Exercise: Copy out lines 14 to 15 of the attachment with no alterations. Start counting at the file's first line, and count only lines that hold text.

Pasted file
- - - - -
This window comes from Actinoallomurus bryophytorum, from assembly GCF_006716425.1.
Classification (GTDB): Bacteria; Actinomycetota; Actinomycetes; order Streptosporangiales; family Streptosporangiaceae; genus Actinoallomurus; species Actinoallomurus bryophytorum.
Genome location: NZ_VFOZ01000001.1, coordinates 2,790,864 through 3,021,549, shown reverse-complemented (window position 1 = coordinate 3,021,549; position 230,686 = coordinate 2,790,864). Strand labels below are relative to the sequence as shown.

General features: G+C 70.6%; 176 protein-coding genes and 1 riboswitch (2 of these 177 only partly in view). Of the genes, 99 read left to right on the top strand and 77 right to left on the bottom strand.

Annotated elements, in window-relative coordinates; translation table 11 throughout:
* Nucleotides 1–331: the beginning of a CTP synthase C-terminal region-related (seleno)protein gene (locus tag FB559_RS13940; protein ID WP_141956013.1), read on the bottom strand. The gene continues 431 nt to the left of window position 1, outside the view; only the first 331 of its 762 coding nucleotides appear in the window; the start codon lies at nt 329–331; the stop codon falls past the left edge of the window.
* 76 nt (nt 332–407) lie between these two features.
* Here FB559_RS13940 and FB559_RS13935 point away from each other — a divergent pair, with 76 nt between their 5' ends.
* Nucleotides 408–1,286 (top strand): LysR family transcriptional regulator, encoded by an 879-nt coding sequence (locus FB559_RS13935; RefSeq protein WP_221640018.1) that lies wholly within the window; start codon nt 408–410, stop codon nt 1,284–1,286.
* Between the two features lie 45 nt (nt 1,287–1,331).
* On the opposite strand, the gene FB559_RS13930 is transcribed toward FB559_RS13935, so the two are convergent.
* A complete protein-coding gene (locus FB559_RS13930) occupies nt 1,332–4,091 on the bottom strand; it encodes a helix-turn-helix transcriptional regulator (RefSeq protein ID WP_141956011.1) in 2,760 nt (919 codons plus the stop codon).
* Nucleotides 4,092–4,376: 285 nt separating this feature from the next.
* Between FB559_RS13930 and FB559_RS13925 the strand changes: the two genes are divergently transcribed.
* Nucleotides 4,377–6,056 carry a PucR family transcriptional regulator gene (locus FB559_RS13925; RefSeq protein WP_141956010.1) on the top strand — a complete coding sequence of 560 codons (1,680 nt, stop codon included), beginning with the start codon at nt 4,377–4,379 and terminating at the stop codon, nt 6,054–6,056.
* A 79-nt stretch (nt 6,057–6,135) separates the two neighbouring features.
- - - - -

* Between FB559_RS13930 and FB559_RS13925 the strand changes: the two genes are divergently transcribed.
* Nucleotides 4,377–6,056 carry a PucR family transcriptional regulator gene (locus FB559_RS13925; RefSeq protein WP_141956010.1) on the top strand — a complete coding sequence of 560 codons (1,680 nt, stop codon included), beginning with the start codon at nt 4,377–4,379 and terminating at the stop codon, nt 6,054–6,056.